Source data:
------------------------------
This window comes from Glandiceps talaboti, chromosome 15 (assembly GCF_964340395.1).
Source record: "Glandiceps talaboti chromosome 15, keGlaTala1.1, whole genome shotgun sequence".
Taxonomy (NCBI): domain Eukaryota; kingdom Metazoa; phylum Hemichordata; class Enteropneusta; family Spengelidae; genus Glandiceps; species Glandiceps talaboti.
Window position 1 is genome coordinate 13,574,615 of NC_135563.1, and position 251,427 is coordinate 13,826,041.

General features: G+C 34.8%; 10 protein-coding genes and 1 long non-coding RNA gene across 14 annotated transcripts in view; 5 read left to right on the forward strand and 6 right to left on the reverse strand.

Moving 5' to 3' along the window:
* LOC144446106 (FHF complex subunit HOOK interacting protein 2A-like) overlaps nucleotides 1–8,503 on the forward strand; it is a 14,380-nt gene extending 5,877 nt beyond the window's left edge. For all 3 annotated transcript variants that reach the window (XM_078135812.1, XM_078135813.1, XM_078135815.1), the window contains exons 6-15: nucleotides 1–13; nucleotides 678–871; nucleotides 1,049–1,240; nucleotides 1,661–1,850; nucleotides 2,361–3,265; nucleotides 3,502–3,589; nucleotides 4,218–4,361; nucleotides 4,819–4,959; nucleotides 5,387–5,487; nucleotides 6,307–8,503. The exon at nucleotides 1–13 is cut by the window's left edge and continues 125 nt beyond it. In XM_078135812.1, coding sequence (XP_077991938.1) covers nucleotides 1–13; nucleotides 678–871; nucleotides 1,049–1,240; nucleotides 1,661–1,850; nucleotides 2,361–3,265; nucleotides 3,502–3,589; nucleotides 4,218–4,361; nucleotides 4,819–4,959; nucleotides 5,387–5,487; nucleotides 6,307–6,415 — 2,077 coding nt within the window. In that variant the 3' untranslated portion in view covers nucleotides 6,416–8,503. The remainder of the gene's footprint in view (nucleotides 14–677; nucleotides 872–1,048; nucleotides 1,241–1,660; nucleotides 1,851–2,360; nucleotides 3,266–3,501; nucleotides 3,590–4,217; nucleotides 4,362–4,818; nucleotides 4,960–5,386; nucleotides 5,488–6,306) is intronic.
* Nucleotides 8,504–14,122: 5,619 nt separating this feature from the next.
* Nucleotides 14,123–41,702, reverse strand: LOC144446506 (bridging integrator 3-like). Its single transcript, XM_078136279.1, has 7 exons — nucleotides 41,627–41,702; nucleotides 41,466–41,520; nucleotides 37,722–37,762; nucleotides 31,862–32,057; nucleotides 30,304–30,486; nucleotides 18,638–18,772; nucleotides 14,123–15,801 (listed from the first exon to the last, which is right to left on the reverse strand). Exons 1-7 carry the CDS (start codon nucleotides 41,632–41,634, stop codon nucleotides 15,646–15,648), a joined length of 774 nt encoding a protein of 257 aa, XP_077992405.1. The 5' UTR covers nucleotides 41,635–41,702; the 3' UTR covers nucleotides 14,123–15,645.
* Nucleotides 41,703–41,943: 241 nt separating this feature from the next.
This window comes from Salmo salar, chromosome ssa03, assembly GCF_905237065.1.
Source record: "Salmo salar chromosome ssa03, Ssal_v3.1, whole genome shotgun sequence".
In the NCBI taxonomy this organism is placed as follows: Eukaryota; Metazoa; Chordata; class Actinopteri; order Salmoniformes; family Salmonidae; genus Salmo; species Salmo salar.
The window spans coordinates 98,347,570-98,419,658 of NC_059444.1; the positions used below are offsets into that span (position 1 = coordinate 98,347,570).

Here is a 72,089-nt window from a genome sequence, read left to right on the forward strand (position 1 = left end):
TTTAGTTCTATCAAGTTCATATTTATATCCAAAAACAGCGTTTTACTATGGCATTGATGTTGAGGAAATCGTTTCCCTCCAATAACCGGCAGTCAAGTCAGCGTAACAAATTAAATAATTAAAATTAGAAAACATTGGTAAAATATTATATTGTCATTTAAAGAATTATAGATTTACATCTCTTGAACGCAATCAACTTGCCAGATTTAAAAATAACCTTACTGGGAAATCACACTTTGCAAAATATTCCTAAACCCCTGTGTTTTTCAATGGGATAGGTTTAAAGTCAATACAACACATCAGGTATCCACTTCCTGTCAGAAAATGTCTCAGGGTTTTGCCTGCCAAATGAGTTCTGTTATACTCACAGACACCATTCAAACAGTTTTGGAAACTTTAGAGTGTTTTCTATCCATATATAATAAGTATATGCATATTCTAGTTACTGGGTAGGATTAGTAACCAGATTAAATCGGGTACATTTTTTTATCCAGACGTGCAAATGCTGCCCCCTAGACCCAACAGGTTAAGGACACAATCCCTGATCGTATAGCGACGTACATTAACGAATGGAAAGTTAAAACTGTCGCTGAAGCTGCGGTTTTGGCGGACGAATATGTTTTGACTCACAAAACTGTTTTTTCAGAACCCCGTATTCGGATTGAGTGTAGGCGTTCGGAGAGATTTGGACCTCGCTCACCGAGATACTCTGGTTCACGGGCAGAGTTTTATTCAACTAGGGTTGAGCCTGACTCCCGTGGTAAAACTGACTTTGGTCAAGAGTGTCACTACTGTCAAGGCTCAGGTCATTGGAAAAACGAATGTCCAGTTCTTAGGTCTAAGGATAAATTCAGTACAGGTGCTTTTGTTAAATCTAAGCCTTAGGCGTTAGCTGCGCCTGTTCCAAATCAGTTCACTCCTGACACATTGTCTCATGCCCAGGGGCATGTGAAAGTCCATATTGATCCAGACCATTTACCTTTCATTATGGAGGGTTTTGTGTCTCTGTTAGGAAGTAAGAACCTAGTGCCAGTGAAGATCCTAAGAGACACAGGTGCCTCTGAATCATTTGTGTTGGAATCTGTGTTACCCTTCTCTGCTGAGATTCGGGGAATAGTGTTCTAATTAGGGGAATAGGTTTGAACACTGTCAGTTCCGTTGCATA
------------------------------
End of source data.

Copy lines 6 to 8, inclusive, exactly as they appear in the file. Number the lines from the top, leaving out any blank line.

Moving 5' to 3' along the window:
* LOC144446106 (FHF complex subunit HOOK interacting protein 2A-like) overlaps nucleotides 1–8,503 on the forward strand; it is a 14,380-nt gene extending 5,877 nt beyond the window's left edge. For all 3 annotated transcript variants that reach the window (XM_078135812.1, XM_078135813.1, XM_078135815.1), the window contains exons 6-15: nucleotides 1–13; nucleotides 678–871; nucleotides 1,049–1,240; nucleotides 1,661–1,850; nucleotides 2,361–3,265; nucleotides 3,502–3,589; nucleotides 4,218–4,361; nucleotides 4,819–4,959; nucleotides 5,387–5,487; nucleotides 6,307–8,503. The exon at nucleotides 1–13 is cut by the window's left edge and continues 125 nt beyond it. In XM_078135812.1, coding sequence (XP_077991938.1) covers nucleotides 1–13; nucleotides 678–871; nucleotides 1,049–1,240; nucleotides 1,661–1,850; nucleotides 2,361–3,265; nucleotides 3,502–3,589; nucleotides 4,218–4,361; nucleotides 4,819–4,959; nucleotides 5,387–5,487; nucleotides 6,307–6,415 — 2,077 coding nt within the window. In that variant the 3' untranslated portion in view covers nucleotides 6,416–8,503. The remainder of the gene's footprint in view (nucleotides 14–677; nucleotides 872–1,048; nucleotides 1,241–1,660; nucleotides 1,851–2,360; nucleotides 3,266–3,501; nucleotides 3,590–4,217; nucleotides 4,362–4,818; nucleotides 4,960–5,386; nucleotides 5,488–6,306) is intronic.
* Nucleotides 8,504–14,122: 5,619 nt separating this feature from the next.